Sunday, December 28, 2008

Reunions & Chinese @ Ajito

A few weeks ago I got back to Osaka, my husband T’s hometown, after spending a well-needed extended stay in Boston, my hometown. As T and I arrived back at our apartment near Temmabashi—after my having woken 24 hours earlier, at 3:30am EST, to embark on a 17 and ½ hour flight, a 3-hour layover, the hour-long bus trip from Kansai airport to Hommachi, and then a cab ride to our apartment—we savored our first few moments alone together after weeks of being apart. We threw our arms around each other with an abandon T, being traditionally Japanese, could not encourage in the arrival hall of Kansai airport. We kissed passionately. We gazed meaningfully into each others’ eyes. And then, we engaged in one of our relationship’s most time-honored expressions of intimacy and longing: we went out to eat.

And because T knows how to make me feel like the luckiest girl in the world, he took me to one of my favorite restaurants in Kansai: the small-but-stylish, upscale-but-not-pretentious Ajito, a “Chinese Izakaya” that I think is the best-kept secret in the Temmabashi area.

Ajito opened last year, and with its sleek wooden furnishings, gleaming half-open kitchen, and interesting displays of sparkling glass jugs holding exotic spices, eating there provides an experience chic enough to belie its title of Izakaya.

As we slid into our seats and ordered a bottle of beer (¥480), I began to smell the spices cooking, and immediately my jet-lag started to dissipate. T also ordered a sochu, of which Ajito has a whole wall of unique offerings from Kyushu, along with a selection of sake (¥380 for a glass – ¥3000 for a bottle). Then they brought us our first appetizer—pan-fried dumplings filled with minced pork, scallion, and tiny nuggets of shrimp, all wrapped in a soft, lightly oil-slicked gyoza (¥480) and marinated in a spicy pepper-and-soy dressing—and I really perked up.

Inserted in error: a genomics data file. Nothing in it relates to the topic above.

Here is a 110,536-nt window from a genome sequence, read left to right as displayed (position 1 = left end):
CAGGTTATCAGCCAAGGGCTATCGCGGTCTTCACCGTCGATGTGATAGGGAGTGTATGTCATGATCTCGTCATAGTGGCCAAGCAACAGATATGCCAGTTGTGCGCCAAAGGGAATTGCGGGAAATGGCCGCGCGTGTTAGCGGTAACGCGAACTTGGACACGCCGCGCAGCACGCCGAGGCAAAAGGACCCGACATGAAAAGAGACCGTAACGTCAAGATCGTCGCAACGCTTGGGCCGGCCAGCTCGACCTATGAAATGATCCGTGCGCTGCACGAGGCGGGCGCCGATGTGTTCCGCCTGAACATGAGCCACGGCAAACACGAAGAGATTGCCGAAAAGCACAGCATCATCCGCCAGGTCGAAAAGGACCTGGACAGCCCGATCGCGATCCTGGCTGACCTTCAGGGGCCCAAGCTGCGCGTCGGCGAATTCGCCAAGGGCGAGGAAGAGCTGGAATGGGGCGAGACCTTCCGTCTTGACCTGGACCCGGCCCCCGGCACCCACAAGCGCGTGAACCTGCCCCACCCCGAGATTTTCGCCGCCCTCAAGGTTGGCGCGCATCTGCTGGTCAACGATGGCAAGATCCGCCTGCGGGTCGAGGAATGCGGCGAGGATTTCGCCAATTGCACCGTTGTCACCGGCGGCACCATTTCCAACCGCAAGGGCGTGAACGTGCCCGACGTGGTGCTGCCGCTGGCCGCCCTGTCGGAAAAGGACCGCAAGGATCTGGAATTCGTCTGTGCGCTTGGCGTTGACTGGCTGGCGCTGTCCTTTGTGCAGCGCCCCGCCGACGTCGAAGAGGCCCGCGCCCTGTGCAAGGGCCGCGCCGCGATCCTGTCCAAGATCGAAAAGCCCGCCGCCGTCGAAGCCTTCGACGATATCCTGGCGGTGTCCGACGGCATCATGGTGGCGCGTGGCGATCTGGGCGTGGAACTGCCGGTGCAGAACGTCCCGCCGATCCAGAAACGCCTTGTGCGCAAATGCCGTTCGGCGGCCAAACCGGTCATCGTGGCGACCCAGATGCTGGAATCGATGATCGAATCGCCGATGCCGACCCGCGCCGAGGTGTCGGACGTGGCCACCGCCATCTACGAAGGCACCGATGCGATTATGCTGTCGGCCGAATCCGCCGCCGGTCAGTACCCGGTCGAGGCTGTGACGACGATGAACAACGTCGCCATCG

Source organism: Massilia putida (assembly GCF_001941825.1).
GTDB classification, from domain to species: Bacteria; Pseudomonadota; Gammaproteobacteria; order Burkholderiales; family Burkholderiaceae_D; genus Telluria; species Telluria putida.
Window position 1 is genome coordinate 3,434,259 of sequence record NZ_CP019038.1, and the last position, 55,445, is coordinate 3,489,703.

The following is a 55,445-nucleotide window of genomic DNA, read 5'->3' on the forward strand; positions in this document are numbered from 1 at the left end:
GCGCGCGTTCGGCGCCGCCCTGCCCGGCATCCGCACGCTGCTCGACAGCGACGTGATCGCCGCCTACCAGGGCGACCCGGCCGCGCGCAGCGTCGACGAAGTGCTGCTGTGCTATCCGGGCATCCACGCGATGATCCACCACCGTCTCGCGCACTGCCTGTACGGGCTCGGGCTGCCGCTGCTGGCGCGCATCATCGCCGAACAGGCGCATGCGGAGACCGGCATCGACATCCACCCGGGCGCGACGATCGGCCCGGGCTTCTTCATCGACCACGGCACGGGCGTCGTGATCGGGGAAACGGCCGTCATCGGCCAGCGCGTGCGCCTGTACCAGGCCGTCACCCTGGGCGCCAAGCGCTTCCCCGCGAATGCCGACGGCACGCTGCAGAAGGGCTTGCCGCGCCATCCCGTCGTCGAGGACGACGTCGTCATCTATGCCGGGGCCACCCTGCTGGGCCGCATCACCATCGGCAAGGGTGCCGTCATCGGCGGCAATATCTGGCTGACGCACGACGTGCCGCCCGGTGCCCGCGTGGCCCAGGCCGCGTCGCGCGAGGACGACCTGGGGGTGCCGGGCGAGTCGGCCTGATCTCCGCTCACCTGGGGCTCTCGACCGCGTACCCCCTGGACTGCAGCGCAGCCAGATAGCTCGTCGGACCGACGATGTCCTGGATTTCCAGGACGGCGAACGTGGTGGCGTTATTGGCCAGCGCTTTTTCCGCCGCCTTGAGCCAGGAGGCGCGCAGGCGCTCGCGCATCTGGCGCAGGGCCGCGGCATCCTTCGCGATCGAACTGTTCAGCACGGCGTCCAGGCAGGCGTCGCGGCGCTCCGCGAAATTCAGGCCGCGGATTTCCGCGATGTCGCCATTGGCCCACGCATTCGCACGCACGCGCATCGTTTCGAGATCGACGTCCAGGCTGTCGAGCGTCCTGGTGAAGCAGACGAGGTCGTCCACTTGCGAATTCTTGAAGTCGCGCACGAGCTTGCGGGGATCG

We progressed onto a seafood salad, with seared salmon, shrimp, fresh lettuce, a lemon wedge, and a light dressing (¥730). We gazed longingly at the Harumaki (fried spring rolls), one of our usual favorites featuring minced pork, shitake, and other chopped vegetables (¥460), but decided three appetizers might be too much given my travel-weary state. Especially since we had our eyes on three main courses.

We feasted on plates of chicken with sweet miso sauce, peppers, and eringi and shitake mushrooms (¥730); sweet-and-spicy chicken with cashew, dried red pepper, green beans, mushrooms, and onion (¥730); and black pepper beef, stir-fried with eringi mushrooms, spring onions, and red pepper (¥880). By now, the food coma was beginning to set it, compounded by my jet-lag, so I limited myself to just one dessert: their luscious goma dango, or friend sesame dumplings, with a sweet black sesame paste tucked into fried mochi and covered with toasted white sesame seeds.

As the meal ended, we headed home happy but tired, hand-in-hand—hoping that by the time we got there, we would have digested enough of the excellent meal to engage in one other of our relationship’s most time-honored expressions of intimacy and longing.

Ajito Chinese Izakaya
Address: 大阪府大阪市中央区糸屋町1-2-3 大手前恵ビル 1F

Lunch: 11:30 - 14:00
Dinner: 17:00 - 22:00 (LO)

Closed Sundays

Tel: 06-6910-0022Fax: 06-6910-0033

Map (in Japanese) @

Menus in Japanese with pictures; Staff speaks limited English.